On his second day Durston took the west side up the North Fork of the Sun, enjoying shorter miles than the east but suffering from several big creeks and lots of deadfall on the poorly maintained trail north of Gates Park.  A scary swim into a strainer at Moose Creek had Durston using his boat four times that day, at Rock Creek, Lick Creek, the North Fork, and Strawberry Creek.  He made camp at 1030pm on the banks of the Middle Fork of the Flathead, floating the relatively flat miles to Schafer Meadows the next morning and portaging the Three Forks section of rapids before putting back in.  The Middle Fork between Lodgepole and Granite Creeks is quite different than above Schafer, and Durston fell victim to the fast and pushy water, getting swept into a hole and flipped.  As with Swanson, a quick re-entry kept a potentially serious situation from developing further.  The miles up Granite were plagued by deadfall, but Durston ground out the miles to the finish, making the Marias obelisk by 720pm, for a 59 and a half hour finish.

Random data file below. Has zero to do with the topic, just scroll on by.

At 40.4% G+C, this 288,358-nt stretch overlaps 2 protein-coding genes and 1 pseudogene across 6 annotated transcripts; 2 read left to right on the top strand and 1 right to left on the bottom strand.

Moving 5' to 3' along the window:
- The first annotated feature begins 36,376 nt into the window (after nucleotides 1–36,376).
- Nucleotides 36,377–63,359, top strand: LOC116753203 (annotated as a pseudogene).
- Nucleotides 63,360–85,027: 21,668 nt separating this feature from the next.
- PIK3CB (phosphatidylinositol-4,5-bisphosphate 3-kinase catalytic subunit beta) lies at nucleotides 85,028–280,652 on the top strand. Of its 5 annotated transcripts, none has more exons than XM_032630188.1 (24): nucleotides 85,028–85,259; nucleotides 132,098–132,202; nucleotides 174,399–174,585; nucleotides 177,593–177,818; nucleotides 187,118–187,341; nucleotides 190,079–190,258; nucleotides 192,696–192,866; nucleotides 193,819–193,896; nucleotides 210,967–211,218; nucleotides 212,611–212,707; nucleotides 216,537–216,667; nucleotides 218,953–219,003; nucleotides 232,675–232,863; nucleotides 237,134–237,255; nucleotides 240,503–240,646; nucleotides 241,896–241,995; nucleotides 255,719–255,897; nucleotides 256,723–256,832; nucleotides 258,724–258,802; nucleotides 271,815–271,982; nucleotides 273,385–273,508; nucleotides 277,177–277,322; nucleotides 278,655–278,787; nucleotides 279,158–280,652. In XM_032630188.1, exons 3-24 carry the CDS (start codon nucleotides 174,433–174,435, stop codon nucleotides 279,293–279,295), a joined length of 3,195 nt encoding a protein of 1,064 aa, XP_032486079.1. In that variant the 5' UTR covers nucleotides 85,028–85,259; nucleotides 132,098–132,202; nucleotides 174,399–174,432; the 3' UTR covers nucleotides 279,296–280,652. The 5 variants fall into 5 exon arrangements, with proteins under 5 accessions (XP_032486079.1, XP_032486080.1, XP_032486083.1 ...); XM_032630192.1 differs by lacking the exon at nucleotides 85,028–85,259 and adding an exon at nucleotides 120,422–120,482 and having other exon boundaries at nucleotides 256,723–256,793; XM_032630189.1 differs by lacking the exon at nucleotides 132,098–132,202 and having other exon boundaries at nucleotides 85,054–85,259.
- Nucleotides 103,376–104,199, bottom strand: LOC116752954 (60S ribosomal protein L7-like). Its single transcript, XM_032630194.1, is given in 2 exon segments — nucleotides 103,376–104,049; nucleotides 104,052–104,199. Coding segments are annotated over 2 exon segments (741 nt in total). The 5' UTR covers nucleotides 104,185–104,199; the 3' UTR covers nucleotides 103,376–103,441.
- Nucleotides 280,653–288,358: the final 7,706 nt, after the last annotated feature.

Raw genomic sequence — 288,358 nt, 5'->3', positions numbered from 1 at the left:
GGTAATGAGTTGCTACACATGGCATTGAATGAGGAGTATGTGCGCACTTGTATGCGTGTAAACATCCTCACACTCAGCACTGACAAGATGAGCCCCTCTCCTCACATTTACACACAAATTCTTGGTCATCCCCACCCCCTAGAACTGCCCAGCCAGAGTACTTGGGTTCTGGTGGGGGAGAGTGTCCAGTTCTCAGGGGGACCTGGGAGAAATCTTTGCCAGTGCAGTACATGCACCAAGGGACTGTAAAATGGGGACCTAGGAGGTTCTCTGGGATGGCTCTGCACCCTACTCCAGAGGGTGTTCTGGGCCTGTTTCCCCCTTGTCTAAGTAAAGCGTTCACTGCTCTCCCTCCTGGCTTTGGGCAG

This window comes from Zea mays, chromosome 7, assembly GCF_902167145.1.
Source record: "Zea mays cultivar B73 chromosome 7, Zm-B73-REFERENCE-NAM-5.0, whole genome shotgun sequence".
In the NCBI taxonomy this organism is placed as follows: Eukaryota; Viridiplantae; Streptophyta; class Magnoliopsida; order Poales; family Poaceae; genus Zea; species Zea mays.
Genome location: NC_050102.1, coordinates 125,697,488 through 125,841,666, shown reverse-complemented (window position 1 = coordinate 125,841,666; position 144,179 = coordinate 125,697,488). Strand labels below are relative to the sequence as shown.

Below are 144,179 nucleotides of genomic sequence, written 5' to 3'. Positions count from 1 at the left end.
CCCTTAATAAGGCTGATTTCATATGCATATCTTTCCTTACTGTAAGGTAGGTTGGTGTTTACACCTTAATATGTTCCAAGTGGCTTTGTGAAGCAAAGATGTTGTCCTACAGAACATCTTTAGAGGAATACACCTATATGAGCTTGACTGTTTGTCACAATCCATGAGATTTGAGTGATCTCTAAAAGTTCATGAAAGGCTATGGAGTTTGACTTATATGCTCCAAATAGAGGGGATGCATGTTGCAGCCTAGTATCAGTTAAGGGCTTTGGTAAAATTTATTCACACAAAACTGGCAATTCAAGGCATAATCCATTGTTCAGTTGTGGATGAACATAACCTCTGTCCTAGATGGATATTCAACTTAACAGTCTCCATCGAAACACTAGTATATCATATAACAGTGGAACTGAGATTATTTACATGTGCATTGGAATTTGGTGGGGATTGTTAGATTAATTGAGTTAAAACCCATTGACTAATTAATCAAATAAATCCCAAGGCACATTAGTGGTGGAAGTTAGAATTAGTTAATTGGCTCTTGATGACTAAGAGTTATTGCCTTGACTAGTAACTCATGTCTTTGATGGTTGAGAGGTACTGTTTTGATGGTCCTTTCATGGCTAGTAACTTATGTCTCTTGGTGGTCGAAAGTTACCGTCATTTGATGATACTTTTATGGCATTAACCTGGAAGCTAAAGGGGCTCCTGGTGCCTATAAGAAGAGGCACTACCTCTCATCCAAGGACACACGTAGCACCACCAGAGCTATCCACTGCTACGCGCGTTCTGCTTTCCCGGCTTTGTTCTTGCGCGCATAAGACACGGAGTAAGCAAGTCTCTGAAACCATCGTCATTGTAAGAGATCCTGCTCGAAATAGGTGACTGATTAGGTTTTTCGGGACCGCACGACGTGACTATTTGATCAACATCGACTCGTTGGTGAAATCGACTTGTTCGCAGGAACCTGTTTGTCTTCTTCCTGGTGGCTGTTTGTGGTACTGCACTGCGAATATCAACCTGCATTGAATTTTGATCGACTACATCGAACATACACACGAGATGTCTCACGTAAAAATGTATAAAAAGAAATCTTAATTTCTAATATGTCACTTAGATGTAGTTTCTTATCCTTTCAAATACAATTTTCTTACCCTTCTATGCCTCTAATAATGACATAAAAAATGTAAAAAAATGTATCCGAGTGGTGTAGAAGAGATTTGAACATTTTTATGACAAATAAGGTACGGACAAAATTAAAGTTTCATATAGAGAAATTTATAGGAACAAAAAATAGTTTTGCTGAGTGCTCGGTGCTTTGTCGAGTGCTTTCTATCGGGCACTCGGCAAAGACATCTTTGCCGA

Blum had arrived at the obelisk 4 hours earlier, recovering from his massive day two push and only 90 minutes of sleep to not only make the walk out, but add a traverse over the Continental Divide including Elkcalf Mountain to the mix.  As Blum wrote: “It was actually a pretty easy decision. For one, I didn’t relish finishing the route by roadway because the road had been so much more painful than the trail. On a deeper level, I already felt somewhat disappointed in myself up to that point, despite having made great time. I felt like I had wimped out of running black bear for no reason, and like I had let myself lose track of the reason I come to the wilderness to begin with. I figured there would be no better way to reconnect to that reason than to end the trip with giant commanding views into Glacier, which might be my favorite place on earth. Plus my body felt surprisingly good aside from the foot/tibialis issue.”